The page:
International Viewpoints (IVy), Issue 35 - January 1998

Kemp's Column
By Ray Kemp, USA

An Understanding of the Saga of Princess Diana

"If one fails to use his technology in every-day life one can become too enturbulated to do one's job" Taken from an LRH Lecture.

FIRSTLY LET ME say that I am by choice a Royalist, and nothing here will be intended as a criticism of Princess Diana. However, tragic as the recent events were, if one is to gain a better understanding, then emotional reaction must be put aside, and the observed public hysteria must be recognized for what it is. By the way, grief is also an effort to reverse time, and sometimes that effort is an effort to lessen overts or unkind thoughts.

Diana was from the start a person in need of help. Such help as only a trained Counselor could have given. She was, to say the least, a neglected child, born into a dysfunctional family, in a section of society where it would seem that dysfunction is the norm.

Like everyone else she had a "case", and, like everyone else, this case controlled her life, her actions, and her outlook.

Some aspects

As to the details of that case, without actually auditing her we can never be sure of its details, but some aspects, some vital aspects are, and were observable.

The "coy" look, out of the corner of her eyes for example, is seen in cases where the reactive bank masses are carried in front of her body -- in order to communicate she was, apparently trying to look around those masses. (see Scientology 0-8 for this phenomenon).

She was bolemic, and herein lies the biggest clue. Bolemia as a condition carries with it certain syndromes. Firstly there is a Havingness problem. Just as an alcoholic "can't have" alcohol -- they have to hide it or get rid of it, and do so by putting it inside the body. So too a bolemic can't have food. The solution there is broadly speaking, to eat (hide) it, and then regurgitate it to get rid of it. The bolemic condition is actually one manifestation of a "can't have" condition.

Everyone has a level of acceptance of mass, and significance. Too much, or too little, being outside these self-established (by Bank), parameters, falls into the "can't have" area. Money, love, affection, clothes, condition of physical items around one, all are monitored by the individual's level of Havingness. Couple this with a person's level of self-esteem or self-worth, and you start to get an overall "personality", which is what the O.C.A., (now O.P.A) graph is targeting to indicate.

In Diana's case, look at what her can't-have levels affected: Clothes, food, affection, men, sex, self discipline, life style, marriage.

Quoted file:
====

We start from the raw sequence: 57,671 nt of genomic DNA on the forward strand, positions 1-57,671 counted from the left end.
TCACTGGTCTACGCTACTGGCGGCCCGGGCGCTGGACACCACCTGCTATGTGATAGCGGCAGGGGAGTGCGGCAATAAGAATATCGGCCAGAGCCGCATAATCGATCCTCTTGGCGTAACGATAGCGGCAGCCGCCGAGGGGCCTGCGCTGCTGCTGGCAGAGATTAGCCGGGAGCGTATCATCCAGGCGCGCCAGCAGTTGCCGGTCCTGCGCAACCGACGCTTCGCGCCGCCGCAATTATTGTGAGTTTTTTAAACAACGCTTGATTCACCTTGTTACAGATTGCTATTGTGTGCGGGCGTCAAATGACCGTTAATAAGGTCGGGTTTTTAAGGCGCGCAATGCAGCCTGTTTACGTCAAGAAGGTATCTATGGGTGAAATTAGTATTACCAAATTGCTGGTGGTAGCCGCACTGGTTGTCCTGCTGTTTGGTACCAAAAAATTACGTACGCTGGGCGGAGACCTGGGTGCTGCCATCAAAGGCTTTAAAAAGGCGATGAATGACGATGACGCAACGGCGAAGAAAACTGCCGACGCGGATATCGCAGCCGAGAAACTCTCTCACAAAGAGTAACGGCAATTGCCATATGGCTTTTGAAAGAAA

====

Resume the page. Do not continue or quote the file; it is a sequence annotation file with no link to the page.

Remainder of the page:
What she could have is equally obvious -- children, and in her upbringing of these boys, she showed remarkable talent, and great wisdom.

Her bolemia, being seemingly totally ignored, or made nothing of, drove her already shaky self-esteem further down-tone, provoking emotional instability and even apparent near suicide attempts, and a disastrous marriage. She changed in the later years, so what happened?.

The change

Well there lives in Canada another remarkable woman who has been pioneering work on "Eating Disorder Patients". Her approach, and highly successful it has been, is to recognize the underlying lack of self-esteem, the constant need for re-assurance, and the need to constantly, as she puts it, "touch, hug, and love" the patient.

The physical techniques including constant validation and hugging, is of course a form of repairing Havingness. Non-critically, I did not see any evidence of a full "Remedy of Havingness" which in our profession would be the ideal scene and goal of therapy.

However this Canadian lady did contact and treat Diana, and certainly improved or handled her bolemia and this of course would, and I am sure did, raise her self-esteem.

However there is still the question of her level of Havingness. Her life then became involved with others who were victims of low self-esteem; sick kids, the homeless, AIDs sufferers, land mine victims -- in every case people with low and damaged levels of Havingness. And her interface with them is also every case we see her hugging, touching, giving physical contact, all being basic Havingness not only for the victims, but for herself.

In her "love life" we see the same actions, touching, hugging etc. indicative of constant repair of a lack of Havingness condition, yet nothing that could be called remedy. Her men very soon were dropped off or cast away. The life she wanted was outside her levels of Havingness.

The public's havingness

The public in general blame the Paparazzi, and certainly the latter, for the most part are despicable in their activity, but again one has to realize that they are trying to deliver what the public want, and what the public want, is an indication of what the public level of Havingness is, too.

Diana's death is a great loss -- especially to the children, but a lesson can be learned here. One's reactive mind can and does rule, and ruin the lives it is connected to.